tue 04/08/2020

The Crimson Field, Series 1 Finale, BBC One | reviews, news & interviews

The Crimson Field, Series 1 Finale, BBC One

The Crimson Field, Series 1 Finale, BBC One

Great War nursing drama mounts a powerful closing offensive

Suranne Jones as Joan Livesey, with Jeremy Swift as Quartermaster Soper

After a tentative start, and several episodes of insipidity, Sarah Phelps's World War One nursing drama started to hit its straps just as series one reached its conclusion. The pace accelerated, the characters flung off their camouflage of tepid blandness, and suddenly everyone was struggling with crises, guilt and dark secrets.

At heart The Crimson Field is a soap in uniform, with its manufactured climaxes and blithe leaps from implausible event to absurd coincidence, but it's powered along by a formidable cast whose acting has grown stronger by the TV hour. The final episodes were dominated by Sister Joan's potentially fatal passion for her German lover Anton, whom she'd met in Liverpool before the war but who had returned to Germany to visit his sick father and ended up in uniform (a German one, that is). Joan's quest to find out what had happened to him earned her a court martial for assisting the enemy, for which the penalty is death. She declined rapidly from caring medical professional to a ghostly extra from Prisoner Cell Block H.

But this strayed a little too far into overheated, purple-hued melodrama, and the most interesting stuff was going on elsewhere, notably in the torrid private life of Kitty Trevelyan (Oona Chaplin, pictured right). Kitty's curse is that she's a bit of a bloke-magnet, with chaps virtually falling out of trees to get an illicit date with her. Chief among these are the young surgeons Captain Gillan (Richard Rankin) and Captain Hesketh-Thorne (Alex Wyndham, pictured below), and it looks like both of them may be in with a chance (EastEnders veteran Phelps fully understands the art of the loose end). What kicked the Kitty storyline out of neutral and into quasi-tragic overdrive was a bitter encounter with her cuckolded and vengeful husband, played with odious relish by Samuel West. Suddenly Kitty's acid aloofness fell into logical perspective.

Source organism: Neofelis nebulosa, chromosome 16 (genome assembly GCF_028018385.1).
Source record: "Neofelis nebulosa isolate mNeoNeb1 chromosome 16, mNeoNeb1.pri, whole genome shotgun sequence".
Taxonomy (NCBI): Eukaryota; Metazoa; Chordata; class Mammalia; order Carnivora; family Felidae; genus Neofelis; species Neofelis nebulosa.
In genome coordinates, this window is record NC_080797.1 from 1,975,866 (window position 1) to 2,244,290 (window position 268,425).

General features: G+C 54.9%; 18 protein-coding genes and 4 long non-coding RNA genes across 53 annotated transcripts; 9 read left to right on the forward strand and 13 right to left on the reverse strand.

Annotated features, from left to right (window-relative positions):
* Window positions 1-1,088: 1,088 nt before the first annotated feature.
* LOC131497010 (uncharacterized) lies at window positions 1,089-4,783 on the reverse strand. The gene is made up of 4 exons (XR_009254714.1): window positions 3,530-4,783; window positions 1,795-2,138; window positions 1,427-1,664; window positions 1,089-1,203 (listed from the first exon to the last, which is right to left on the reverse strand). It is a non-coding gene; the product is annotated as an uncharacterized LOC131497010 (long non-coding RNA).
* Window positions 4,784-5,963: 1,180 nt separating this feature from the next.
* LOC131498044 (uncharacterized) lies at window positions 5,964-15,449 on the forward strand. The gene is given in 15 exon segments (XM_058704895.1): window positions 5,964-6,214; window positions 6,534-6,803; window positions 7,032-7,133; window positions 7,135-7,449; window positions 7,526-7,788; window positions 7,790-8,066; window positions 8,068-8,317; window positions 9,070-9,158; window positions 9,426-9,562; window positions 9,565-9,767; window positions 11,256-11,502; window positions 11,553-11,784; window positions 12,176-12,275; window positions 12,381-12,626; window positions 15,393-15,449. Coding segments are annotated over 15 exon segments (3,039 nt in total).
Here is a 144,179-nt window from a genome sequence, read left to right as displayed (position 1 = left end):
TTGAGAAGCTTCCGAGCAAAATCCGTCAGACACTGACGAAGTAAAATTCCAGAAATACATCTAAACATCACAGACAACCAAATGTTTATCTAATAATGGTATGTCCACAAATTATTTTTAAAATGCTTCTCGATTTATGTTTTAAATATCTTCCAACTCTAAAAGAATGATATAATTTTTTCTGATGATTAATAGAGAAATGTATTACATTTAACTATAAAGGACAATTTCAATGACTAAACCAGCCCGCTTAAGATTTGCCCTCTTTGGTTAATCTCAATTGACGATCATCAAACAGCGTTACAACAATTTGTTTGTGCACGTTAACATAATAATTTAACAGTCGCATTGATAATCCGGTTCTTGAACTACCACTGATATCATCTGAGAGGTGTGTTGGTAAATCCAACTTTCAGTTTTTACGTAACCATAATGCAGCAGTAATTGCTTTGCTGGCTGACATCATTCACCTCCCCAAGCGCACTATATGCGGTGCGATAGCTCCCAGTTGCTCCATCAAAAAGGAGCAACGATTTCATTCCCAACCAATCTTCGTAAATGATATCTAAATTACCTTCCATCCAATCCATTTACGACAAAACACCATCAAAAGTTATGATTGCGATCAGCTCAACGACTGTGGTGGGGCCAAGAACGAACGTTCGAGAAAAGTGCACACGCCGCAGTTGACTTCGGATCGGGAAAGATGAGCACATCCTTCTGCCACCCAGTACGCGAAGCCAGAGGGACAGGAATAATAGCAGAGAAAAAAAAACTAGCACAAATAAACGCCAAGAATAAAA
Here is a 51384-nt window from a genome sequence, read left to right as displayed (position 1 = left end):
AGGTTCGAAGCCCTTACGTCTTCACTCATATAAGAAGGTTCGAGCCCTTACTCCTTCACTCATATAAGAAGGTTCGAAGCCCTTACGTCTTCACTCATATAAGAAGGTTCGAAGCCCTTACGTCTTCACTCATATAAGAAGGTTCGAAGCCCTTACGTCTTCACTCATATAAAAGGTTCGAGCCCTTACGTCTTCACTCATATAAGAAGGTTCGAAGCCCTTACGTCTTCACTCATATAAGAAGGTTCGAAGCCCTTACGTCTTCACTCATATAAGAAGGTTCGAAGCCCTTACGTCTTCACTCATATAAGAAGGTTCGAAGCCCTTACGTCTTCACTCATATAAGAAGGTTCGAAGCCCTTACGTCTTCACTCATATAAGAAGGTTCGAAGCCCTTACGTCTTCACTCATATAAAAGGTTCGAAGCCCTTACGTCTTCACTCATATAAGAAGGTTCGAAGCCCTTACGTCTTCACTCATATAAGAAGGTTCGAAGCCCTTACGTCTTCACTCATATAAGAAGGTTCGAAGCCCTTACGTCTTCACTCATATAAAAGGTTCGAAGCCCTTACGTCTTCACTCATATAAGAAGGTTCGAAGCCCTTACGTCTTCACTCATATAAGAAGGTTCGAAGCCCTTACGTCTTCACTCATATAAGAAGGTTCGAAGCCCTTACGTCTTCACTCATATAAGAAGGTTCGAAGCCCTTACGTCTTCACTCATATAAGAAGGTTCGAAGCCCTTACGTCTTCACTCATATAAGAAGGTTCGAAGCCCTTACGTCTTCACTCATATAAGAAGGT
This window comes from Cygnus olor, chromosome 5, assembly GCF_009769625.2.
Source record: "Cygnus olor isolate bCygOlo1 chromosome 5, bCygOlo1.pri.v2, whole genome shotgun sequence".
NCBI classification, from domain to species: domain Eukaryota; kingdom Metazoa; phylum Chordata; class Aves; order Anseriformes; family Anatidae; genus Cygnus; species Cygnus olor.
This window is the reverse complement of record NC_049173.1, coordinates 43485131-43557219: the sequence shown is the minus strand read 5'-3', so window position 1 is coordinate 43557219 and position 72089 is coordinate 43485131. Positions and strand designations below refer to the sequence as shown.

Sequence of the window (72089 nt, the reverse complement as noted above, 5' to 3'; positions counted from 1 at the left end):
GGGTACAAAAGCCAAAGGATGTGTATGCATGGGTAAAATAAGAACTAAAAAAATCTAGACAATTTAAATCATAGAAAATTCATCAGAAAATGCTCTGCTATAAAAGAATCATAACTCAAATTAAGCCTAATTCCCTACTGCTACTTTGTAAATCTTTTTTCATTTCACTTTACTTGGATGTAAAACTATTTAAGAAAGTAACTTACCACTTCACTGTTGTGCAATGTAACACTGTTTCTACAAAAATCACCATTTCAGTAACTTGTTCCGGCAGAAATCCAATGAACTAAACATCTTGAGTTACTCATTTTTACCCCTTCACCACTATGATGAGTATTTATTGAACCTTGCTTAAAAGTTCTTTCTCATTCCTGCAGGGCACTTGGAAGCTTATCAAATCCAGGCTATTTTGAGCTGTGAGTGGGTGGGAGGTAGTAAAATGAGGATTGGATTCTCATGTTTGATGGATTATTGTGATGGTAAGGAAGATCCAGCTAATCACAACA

Along the way we learned a little more about the prim, repressed Rosalie Berwick (Marianne Oldham), who may be terrified of the naked male body but can number gardening and playing the piano among her accomplishments. Meanwhile Quartermaster Soper (Jeremy Swift) has formed a diabolical duo with Kerry Fox's conniving Sister Quayle.

Now the drama has finally worked up enough horsepower to keep you riveted, you're less likely to notice the generally ahistorical feel of the piece. Military discipline and regulations are either applied with fanatical rigour or disappear entirely, as the characters swan about doing whatever they like. The notion of viewing the British Army in 1915 through the concerned eyes of a progressive sisterhood is a wonderful dramatic device, but one which would have been incomprehensible to the protagonists 100 years ago.

It's also seriously light on anything resembling warfare. The casualties at the field hospital are marvellously decorous, and are never carried in with their intestines hanging out or half their heads blown off. And you can't help feeling that cold-blooded Colonel Purbright, bellowing at sensitive Colonel Brett (Kevin Doyle) to toughen up and stop trying to be everybody's father, is the most realistic character on display. Still, get a move on with series two, willya?

The most interesting stuff was going on elsewhere, notably in the torrid private life of Kitty Trevelyan


Editor Rating: 
Average: 4 (1 vote)

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